The A318 Elite debut here also serves to showcase the airplane’s first interior by Hamburg, Germany-based interiors specialist Lufthansa Technik (LHT).
A Lufthansa Technik design team led by Alexandra Broekelmann worked closely with Comlux to create a cabin that was functional within standardized parameters, but that also retained the distinctive feel of a more highly personalized and costly private jet cabin.
While the galley is forward and opposite the cabin door, it is completely enclosed to allow for a stylish foyer rather than a kitchen. The team worked toward a seamless transition between hard and soft elements within the cabin to provide a more dramatic experience. Light emitting diode (LED) lighting is used throughout the cabin and is complemented by mood-lighting choices to enhance dining, relaxing and entertaining.
Bulkheads in the Comlux airplane contain one 42-inch, one 30-inch and four 20-inch LCD screens.
Low coffee tables convert to dining tables by means of fold-out wings and an elevating mechanism.
At Lufthansa Technik’s suggestion, Comlux chose to go with a film finish on sidewalls, cabinetry and bulks that replicates not only the high-gloss or satin matte finish of wood veneer, but virtually any other finish. It offers the charter operator not only “unlimited design possibilities [but] an immense advantage in terms of durability and maintenance,” said a Lufthansa spokesman.
According to Lufthansa Technik, the “standardization” of the cabin greatly facilitates the cabin completion process. The first airplane was finished in four months. The center is already gearing up to meet growing demand as the Airbus order book expands past 20 airplanes. According to LHT senior v-p of marketing and sales Walter Heerdt, the facility expects to take in its second green A318 this year and a third in early 2008. Plans are to expand the A318 Elite completion process to two interior assembly lines capable of turning out six aircraft a year.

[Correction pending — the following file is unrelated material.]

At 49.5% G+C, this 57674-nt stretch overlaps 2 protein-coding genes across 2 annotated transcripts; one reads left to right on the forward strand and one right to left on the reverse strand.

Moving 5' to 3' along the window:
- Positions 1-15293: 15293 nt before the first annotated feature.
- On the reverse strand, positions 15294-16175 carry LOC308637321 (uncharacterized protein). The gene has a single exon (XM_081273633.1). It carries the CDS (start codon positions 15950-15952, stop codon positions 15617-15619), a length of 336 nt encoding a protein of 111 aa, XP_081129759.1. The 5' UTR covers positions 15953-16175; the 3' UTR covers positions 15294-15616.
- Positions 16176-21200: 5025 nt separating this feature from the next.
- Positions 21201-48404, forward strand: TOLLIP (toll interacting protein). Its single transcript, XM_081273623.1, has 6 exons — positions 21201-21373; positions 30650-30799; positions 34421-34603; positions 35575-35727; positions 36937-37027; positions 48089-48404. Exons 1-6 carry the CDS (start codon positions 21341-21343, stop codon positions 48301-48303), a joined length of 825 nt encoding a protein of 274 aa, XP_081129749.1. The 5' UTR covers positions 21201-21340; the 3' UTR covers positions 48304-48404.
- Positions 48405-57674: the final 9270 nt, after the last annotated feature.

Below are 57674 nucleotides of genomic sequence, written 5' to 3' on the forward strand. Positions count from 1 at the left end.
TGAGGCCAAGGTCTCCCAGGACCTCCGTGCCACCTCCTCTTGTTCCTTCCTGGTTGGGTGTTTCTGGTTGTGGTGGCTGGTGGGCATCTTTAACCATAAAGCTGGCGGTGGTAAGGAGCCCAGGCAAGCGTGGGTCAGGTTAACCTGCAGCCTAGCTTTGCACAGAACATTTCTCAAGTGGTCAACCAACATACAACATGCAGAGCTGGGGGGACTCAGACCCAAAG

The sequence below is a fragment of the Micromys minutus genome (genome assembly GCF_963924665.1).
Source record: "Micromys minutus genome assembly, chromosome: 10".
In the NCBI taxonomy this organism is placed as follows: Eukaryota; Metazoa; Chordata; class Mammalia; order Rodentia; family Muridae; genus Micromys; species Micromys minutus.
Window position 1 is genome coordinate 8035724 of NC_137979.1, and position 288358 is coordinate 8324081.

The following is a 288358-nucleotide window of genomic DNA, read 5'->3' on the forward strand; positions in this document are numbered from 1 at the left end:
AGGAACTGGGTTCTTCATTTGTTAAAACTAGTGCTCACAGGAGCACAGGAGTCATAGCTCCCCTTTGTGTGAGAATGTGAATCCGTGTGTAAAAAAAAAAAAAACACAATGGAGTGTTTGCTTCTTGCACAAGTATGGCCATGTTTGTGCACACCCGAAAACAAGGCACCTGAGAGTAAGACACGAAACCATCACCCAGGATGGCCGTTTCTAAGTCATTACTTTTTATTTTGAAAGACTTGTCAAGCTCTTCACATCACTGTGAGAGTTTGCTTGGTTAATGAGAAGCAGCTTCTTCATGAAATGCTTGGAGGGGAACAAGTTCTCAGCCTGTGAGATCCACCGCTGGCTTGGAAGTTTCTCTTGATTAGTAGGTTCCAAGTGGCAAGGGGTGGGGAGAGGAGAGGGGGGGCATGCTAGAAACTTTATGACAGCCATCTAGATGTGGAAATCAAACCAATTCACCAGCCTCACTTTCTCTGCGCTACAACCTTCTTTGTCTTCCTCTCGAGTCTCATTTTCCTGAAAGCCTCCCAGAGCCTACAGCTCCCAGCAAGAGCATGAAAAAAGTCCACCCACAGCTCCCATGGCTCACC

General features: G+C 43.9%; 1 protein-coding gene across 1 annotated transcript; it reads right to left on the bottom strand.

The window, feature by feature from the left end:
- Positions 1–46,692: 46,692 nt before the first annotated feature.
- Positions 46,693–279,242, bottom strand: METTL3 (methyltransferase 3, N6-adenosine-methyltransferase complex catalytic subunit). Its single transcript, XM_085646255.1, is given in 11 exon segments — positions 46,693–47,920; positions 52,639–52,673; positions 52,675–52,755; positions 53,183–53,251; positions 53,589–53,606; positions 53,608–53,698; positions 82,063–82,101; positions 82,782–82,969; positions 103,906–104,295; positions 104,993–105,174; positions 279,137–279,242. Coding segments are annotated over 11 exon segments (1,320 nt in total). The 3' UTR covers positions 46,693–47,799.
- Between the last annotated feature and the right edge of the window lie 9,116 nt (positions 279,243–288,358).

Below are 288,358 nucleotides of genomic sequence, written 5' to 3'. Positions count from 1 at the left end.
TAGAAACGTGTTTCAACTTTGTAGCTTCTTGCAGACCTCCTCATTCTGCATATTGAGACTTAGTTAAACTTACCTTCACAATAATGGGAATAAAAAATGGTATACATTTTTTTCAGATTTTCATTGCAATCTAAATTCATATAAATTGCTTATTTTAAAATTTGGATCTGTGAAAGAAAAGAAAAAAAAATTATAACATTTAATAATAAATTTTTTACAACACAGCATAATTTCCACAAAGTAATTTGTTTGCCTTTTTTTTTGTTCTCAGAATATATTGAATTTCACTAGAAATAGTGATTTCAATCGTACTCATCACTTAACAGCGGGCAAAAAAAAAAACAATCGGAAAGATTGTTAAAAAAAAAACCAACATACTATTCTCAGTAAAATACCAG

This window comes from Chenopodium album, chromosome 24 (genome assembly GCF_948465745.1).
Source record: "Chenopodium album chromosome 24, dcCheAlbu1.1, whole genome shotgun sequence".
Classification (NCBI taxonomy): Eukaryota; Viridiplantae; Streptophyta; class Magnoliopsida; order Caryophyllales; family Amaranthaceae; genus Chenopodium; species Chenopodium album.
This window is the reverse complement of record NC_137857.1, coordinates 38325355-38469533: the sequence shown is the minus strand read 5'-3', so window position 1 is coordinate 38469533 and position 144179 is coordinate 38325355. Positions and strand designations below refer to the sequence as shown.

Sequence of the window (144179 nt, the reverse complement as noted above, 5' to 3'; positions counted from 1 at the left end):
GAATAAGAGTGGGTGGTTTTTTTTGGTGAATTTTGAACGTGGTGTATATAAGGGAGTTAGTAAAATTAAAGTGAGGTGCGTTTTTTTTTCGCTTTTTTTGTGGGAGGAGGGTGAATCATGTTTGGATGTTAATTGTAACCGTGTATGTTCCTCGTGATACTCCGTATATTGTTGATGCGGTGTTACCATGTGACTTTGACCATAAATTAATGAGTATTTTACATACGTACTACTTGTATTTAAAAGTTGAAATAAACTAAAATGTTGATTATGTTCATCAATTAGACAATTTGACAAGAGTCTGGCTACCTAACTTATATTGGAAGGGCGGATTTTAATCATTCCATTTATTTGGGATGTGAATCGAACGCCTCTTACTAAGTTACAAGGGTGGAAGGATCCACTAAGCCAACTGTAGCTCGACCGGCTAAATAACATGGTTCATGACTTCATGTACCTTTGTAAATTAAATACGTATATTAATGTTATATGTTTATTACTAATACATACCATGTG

“Now with more than 20 A318 Elites on order [it is obvious] the market was ready for a standardized VIP interior which is available on shorter notice for a very competitive price,” Heerdt said. The A318 Elite is priced at $47 million typically equipped, compared with a $49 million price tag tied to its older and larger sister, the ACJ, to which another $10 million or so can be added for the interior completion.
Among the most recent Elite orders is one for six airplanes from Petters Group Worldwide, a privately held global investment company. Minnetonka. Minnesota-based Petters is the U.S. launch customer for the A318 Elite. “This aircraft...with U.S. [nonstop] transcontinental range, as well as London/New York capability, is well suited to the American market,” said Petters Group CEO and chairman Tom Petters.
Petters Group expects to take delivery of the first A318 Elite in 2008 and the second in the second quarter 2009.